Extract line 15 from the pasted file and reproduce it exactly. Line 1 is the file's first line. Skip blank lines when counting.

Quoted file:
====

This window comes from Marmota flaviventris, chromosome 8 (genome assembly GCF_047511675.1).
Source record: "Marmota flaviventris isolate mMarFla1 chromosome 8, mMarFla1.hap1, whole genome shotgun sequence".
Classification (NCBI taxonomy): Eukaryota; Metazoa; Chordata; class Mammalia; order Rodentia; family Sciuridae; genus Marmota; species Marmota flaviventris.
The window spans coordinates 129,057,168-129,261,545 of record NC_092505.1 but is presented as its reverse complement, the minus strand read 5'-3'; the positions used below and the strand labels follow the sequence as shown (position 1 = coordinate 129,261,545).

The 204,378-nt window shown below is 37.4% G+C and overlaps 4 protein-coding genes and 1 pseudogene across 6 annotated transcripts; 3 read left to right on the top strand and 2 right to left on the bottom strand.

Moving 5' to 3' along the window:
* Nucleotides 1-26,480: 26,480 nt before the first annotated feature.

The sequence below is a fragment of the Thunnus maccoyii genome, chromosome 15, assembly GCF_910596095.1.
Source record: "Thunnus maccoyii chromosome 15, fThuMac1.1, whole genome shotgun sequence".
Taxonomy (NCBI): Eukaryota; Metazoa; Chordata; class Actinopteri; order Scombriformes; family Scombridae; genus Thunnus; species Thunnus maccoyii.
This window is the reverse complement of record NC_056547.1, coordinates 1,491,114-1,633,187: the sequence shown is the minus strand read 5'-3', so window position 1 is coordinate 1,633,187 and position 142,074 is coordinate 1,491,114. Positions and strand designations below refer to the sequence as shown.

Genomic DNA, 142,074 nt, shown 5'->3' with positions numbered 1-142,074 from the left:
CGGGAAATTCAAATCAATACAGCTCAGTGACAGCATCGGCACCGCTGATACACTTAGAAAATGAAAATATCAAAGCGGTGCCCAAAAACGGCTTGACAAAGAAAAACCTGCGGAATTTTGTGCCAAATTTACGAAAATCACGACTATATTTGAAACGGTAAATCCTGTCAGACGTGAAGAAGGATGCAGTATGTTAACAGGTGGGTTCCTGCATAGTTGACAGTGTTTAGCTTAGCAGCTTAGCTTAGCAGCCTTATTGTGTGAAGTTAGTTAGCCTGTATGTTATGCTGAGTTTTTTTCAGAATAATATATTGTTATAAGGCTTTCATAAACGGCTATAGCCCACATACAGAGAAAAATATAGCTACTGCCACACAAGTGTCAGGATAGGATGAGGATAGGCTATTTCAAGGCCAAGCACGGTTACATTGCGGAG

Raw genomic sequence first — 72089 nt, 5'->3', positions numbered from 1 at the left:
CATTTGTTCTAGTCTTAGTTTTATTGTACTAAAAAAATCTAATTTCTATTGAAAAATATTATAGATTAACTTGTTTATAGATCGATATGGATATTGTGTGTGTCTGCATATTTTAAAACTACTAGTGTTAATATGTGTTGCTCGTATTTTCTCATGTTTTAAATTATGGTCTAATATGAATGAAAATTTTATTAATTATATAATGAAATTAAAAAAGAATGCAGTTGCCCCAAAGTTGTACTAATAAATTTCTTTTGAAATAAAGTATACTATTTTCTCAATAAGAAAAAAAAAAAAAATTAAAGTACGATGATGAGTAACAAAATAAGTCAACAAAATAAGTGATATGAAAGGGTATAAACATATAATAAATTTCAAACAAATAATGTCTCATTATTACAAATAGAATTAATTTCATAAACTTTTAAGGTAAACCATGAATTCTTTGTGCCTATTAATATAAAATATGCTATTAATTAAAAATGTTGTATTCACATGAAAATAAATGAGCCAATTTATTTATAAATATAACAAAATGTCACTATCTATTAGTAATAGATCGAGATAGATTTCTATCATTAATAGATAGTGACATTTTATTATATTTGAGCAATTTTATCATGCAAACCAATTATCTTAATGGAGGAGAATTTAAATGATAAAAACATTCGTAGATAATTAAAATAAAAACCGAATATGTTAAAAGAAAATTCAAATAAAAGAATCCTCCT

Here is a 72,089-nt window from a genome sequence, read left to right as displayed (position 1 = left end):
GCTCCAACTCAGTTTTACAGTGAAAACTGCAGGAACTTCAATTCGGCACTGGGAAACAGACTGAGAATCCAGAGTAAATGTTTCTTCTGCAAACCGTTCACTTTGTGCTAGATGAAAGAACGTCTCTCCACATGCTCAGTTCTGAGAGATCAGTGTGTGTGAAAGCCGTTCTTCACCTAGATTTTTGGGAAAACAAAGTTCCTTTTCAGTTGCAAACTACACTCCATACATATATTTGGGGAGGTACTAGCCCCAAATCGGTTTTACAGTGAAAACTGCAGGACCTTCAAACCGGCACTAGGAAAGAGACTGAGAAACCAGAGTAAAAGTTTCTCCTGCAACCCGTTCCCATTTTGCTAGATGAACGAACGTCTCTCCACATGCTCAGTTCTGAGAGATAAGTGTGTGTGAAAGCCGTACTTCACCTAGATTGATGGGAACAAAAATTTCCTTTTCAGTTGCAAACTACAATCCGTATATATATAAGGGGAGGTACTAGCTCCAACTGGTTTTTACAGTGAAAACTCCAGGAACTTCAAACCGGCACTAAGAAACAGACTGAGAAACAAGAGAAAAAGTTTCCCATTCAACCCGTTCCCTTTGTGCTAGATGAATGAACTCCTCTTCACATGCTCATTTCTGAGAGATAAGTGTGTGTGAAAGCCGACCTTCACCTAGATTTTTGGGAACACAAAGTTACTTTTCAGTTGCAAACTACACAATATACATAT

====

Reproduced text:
CATTTGTTCTAGTCTTAGTTTTATTGTACTAAAAAAATCTAATTTCTATTGAAAAATATTATAGATTAACTTGTTTATAGATCGATATGGATATTGTGTGTGTCTGCATATTTTAAAACTACTAGTGTTAATATGTGTTGCTCGTATTTTCTCATGTTTTAAATTATGGTCTAATATGAATGAAAATTTTATTAATTATATAATGAAATTAAAAAAGAATGCAGTTGCCCCAAAGTTGTACTAATAAATTTCTTTTGAAATAAAGTATACTATTTTCTCAATAAGAAAAAAAAAAAAAATTAAAGTACGATGATGAGTAACAAAATAAGTCAACAAAATAAGTGATATGAAAGGGTATAAACATATAATAAATTTCAAACAAATAATGTCTCATTATTACAAATAGAATTAATTTCATAAACTTTTAAGGTAAACCATGAATTCTTTGTGCCTATTAATATAAAATATGCTATTAATTAAAAATGTTGTATTCACATGAAAATAAATGAGCCAATTTATTTATAAATATAACAAAATGTCACTATCTATTAGTAATAGATCGAGATAGATTTCTATCATTAATAGATAGTGACATTTTATTATATTTGAGCAATTTTATCATGCAAACCAATTATCTTAATGGAGGAGAATTTAAATGATAAAAACATTCGTAGATAATTAAAATAAAAACCGAATATGTTAAAAGAAAATTCAAATAAAAGAATCCTCCT